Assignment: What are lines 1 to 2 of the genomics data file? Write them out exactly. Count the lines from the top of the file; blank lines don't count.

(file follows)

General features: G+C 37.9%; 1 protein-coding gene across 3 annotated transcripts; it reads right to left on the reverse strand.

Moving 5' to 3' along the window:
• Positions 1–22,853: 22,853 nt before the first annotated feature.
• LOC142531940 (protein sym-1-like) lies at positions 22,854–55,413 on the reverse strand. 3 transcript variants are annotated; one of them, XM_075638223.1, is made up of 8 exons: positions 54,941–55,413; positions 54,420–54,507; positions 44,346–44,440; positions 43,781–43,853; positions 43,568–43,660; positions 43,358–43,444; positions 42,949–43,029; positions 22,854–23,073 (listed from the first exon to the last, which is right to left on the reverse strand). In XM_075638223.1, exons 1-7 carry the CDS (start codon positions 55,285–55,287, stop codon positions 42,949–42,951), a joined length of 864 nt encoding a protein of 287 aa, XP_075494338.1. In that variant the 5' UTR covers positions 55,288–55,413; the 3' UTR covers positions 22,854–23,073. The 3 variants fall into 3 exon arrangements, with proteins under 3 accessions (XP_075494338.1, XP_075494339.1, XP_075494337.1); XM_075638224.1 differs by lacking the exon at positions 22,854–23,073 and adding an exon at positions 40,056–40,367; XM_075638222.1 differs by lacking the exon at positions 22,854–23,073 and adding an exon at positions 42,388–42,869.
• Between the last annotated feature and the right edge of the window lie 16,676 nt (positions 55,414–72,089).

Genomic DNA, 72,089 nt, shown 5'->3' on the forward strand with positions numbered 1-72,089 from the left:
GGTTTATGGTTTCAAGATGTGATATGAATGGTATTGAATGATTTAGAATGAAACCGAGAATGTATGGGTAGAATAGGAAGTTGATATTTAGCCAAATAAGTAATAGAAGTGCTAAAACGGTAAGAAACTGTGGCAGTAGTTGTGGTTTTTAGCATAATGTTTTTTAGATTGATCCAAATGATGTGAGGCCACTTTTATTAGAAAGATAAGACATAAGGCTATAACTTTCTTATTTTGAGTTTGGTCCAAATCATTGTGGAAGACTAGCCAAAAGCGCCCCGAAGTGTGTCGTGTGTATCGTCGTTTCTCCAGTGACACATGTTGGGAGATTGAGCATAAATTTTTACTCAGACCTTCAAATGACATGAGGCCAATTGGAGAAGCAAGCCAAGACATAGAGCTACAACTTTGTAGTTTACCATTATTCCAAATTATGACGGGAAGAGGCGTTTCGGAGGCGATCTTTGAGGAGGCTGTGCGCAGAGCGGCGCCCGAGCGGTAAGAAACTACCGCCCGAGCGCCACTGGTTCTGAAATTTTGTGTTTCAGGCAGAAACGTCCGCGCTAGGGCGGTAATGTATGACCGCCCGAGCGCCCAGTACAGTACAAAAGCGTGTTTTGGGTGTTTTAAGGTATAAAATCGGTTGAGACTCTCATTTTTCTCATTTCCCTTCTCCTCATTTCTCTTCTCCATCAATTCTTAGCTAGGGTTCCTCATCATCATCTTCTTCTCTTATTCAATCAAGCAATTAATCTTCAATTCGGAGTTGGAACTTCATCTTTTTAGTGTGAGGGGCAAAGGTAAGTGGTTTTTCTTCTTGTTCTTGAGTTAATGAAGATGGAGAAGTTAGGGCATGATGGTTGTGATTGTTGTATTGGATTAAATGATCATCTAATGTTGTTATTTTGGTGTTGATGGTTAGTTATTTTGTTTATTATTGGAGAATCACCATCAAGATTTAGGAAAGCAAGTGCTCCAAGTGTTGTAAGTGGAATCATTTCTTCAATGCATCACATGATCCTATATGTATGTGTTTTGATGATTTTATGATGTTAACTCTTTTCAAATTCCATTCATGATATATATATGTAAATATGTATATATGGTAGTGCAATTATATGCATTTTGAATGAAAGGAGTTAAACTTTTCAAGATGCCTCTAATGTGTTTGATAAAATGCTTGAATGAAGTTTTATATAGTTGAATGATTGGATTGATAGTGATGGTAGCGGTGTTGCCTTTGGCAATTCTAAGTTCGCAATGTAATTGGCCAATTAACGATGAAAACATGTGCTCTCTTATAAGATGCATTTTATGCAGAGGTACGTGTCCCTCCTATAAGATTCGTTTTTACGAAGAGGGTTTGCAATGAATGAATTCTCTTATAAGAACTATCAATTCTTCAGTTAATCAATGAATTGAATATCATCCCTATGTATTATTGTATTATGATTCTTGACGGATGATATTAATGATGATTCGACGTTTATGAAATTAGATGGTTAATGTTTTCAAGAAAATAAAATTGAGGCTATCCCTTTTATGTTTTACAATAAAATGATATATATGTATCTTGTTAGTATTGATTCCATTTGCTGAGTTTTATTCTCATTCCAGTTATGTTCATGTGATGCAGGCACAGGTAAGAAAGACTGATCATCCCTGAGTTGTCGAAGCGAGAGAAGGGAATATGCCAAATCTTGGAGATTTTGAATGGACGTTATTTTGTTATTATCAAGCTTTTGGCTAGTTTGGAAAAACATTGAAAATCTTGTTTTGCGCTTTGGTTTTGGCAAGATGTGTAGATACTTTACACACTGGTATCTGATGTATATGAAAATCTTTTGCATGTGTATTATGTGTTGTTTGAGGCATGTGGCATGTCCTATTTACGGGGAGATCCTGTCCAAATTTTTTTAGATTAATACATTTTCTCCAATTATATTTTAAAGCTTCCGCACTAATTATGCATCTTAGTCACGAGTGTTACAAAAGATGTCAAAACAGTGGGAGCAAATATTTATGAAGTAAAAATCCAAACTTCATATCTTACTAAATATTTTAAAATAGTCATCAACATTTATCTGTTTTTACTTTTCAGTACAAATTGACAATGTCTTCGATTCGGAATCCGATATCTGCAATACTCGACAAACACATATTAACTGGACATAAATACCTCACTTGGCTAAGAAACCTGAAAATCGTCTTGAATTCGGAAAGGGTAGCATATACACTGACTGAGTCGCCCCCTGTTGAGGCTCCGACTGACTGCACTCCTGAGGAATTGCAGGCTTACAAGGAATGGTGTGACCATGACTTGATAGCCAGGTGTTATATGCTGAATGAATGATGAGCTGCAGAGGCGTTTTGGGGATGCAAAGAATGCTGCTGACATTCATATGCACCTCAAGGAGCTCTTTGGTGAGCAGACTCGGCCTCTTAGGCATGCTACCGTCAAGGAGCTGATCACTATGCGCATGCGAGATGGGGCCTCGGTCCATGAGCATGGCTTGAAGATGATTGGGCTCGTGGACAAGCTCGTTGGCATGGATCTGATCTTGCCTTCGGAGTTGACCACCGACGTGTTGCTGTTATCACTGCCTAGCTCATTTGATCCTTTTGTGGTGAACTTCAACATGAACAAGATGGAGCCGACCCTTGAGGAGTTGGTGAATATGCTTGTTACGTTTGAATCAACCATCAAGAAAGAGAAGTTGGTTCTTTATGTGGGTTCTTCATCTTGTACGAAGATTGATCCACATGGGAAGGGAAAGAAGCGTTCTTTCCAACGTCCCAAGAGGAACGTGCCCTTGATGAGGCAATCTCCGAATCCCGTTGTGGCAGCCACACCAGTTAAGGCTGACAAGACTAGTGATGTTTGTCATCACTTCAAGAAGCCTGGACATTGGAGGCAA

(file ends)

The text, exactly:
General features: G+C 37.9%; 1 protein-coding gene across 3 annotated transcripts; it reads right to left on the reverse strand.

Moving 5' to 3' along the window: